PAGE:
Often when we think about SOLIDWORKS, our mind jumps to 3D CAD. As many of us know, however, the SOLIDWORKS portfolio offers a lot more than that. The same can be said when it comes to data management. Hearing the words “SOLIDWORKS PDM,” most people tend to think of “managing SOLIDWORKS CAD files.”
SOLIDWORKS PDM is designed to be a data management tool that you can deploy across your entire enterprise. Not just design and engineering.
Managing Non-CAD Data?
It doesn’t matter which types of files you want to manage in SOLIDWORKS PDM – there’s room for just about anything! You might begin the process by managing your CAD data, but there’s no need to stop there. If you can save the file in Windows, it’s possible to store it in PDM.
Often, the next step beyond CAD files would be Office documents. Things like Microsoft Word, Excel, PowerPoint, PDFs, or image files are commonplace amongst many of the SOLIDWORKS PDM environments that we’ve deployed over the years.
Additionally, PDM Professional allows you to have multiple workflows to accommodate all of the processes you may have for different types of documents. Why is this important? You may have a different workflow to manage your approval processes for CAD files vs. Office documents or manufacturing data, such as NC files. We’re here to help you tailor your PDM environment to meet the requirements of your processes.
Integrated Microsoft Add-Ins
One important aspect of using a PDM system is how well integrated it can be with the various applications your company uses. Going beyond CAD systems, it’s possible to integrate PDM Professional and other applications.
Some of this is actually included out-of-the-box with PDM Professional. Add-ins for Microsoft Office apps can be quickly installed via the SOLIDWORKS Installation Manager to allow seamless management of your Office files. No need to jump back and forth between File Explorer and Microsoft Word. Simply choose the operations you’d like to perform from within your Office Apps. Check in your changes, share them with the team, and continue moving those documents through the processes you’ve defined.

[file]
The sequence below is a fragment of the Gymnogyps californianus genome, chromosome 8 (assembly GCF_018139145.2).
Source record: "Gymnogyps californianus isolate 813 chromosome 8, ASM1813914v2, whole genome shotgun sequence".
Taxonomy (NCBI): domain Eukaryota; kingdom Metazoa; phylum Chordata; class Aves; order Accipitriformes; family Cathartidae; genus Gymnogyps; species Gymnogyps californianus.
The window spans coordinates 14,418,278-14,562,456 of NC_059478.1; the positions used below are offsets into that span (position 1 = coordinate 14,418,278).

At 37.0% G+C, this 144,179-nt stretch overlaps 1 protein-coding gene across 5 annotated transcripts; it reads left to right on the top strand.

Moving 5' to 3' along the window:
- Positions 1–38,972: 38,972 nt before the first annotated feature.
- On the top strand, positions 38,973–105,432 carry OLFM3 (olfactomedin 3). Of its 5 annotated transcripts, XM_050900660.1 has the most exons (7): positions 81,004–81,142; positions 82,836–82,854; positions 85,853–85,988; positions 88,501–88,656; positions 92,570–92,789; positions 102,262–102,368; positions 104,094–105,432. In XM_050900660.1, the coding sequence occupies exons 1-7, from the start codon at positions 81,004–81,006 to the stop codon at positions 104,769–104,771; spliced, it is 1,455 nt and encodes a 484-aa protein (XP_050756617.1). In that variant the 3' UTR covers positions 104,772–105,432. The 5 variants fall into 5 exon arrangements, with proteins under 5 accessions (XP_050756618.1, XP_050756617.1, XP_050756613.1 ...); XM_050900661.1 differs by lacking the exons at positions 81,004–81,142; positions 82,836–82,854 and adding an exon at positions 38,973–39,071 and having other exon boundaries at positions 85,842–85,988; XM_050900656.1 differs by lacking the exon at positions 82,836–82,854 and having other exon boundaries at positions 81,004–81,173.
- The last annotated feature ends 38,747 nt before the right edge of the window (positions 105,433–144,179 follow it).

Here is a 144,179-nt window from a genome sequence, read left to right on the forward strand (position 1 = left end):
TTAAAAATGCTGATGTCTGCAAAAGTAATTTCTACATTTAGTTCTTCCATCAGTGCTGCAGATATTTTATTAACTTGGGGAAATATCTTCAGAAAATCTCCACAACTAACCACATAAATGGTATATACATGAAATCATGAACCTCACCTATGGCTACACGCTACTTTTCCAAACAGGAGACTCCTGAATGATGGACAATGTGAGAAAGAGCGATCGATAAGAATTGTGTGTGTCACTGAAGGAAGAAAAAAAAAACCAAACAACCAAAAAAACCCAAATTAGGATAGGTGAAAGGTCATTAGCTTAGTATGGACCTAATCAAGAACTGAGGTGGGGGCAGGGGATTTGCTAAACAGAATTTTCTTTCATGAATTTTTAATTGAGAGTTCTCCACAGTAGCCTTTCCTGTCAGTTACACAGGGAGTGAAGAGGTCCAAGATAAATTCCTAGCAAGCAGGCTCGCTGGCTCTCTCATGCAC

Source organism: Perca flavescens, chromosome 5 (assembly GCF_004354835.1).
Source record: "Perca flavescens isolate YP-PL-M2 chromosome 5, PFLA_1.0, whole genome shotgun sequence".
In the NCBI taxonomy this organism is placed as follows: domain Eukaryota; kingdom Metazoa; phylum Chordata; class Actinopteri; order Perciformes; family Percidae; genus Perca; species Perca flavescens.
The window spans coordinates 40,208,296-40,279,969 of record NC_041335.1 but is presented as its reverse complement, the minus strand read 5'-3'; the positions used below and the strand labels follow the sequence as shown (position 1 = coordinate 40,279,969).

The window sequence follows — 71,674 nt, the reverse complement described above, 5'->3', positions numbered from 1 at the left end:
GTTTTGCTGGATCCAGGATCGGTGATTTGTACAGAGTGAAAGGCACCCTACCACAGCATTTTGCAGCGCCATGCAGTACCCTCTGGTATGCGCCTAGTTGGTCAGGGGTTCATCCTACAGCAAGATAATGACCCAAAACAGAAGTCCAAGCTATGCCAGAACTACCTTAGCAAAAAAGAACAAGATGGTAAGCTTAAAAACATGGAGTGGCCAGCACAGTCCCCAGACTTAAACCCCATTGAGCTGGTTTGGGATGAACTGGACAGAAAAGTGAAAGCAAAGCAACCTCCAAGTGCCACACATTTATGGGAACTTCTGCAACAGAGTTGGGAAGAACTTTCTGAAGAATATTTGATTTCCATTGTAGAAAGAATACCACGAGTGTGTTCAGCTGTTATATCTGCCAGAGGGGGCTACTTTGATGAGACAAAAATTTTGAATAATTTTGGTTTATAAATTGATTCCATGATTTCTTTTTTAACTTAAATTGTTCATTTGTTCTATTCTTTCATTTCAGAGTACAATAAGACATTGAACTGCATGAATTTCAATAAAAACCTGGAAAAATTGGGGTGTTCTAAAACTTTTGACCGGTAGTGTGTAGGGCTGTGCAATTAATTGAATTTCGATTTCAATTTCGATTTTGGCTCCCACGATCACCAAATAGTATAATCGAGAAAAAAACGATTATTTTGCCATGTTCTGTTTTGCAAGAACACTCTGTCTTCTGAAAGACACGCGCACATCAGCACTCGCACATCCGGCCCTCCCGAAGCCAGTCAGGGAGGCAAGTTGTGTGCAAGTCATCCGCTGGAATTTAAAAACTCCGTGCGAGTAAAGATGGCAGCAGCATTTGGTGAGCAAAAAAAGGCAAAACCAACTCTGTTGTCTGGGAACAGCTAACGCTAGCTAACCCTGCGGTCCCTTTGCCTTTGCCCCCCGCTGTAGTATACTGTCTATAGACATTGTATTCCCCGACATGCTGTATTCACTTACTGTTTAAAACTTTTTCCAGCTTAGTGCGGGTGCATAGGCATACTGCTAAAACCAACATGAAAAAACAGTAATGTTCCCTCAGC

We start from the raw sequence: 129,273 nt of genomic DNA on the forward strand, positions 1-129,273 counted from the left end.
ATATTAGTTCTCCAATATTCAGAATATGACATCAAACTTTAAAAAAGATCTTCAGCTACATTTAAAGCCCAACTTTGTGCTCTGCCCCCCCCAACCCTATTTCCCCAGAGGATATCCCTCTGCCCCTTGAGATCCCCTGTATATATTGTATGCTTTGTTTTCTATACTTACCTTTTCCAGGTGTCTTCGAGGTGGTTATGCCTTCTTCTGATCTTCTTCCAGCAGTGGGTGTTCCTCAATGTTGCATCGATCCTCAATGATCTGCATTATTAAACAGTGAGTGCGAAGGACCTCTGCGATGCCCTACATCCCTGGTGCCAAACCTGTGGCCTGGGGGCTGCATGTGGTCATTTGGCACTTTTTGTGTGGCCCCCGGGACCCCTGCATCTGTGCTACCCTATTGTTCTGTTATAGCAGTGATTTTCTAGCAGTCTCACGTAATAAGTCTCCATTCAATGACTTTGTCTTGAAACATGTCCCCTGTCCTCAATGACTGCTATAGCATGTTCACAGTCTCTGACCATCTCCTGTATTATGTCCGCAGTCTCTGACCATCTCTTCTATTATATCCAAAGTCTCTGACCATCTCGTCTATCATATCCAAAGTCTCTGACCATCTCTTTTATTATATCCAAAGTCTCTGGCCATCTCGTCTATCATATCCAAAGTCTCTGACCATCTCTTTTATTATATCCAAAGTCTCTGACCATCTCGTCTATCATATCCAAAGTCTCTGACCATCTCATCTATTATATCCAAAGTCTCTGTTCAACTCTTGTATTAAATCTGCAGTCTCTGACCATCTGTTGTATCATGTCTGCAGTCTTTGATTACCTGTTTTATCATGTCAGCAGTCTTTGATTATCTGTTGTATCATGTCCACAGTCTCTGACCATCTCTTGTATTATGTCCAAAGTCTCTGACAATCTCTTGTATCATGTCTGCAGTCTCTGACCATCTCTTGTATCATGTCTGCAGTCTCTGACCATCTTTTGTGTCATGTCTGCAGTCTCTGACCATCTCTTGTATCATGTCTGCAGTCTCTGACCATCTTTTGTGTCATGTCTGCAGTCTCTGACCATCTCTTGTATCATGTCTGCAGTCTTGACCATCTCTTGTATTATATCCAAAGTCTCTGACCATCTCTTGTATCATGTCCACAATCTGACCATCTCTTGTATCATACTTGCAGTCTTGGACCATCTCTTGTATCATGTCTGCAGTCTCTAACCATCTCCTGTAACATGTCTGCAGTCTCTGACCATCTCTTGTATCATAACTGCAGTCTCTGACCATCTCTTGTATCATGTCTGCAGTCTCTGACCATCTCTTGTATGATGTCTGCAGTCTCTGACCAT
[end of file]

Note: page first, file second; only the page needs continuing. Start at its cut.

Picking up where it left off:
Revision management isn’t just for CAD data. Keeping file history can be important in many situations and allows you to have a path back to something you’ve already done. A great example we’ve seen in the past is document history for things like NC Files or Setup Sheets. When stored in SOLIDWORKS PDM, you can take full advantage of sending those files through a workflow, and more importantly, capture the history associated with that. Being able to see who has changed a file, when they changed it, and for what reason is certainly valuable no matter what department you belong to.
Watch Webinar Now
If you’d like to learn more about how these tools work, be sure to check out our on-demand webinar, “Data Management Beyond Engineering with SOLIDWORKS PDM.” In this webinar, we take a closer look at managing your other file types in PDM, and how we can easily relate those to your CAD data and facilitate better communication across your enterprise.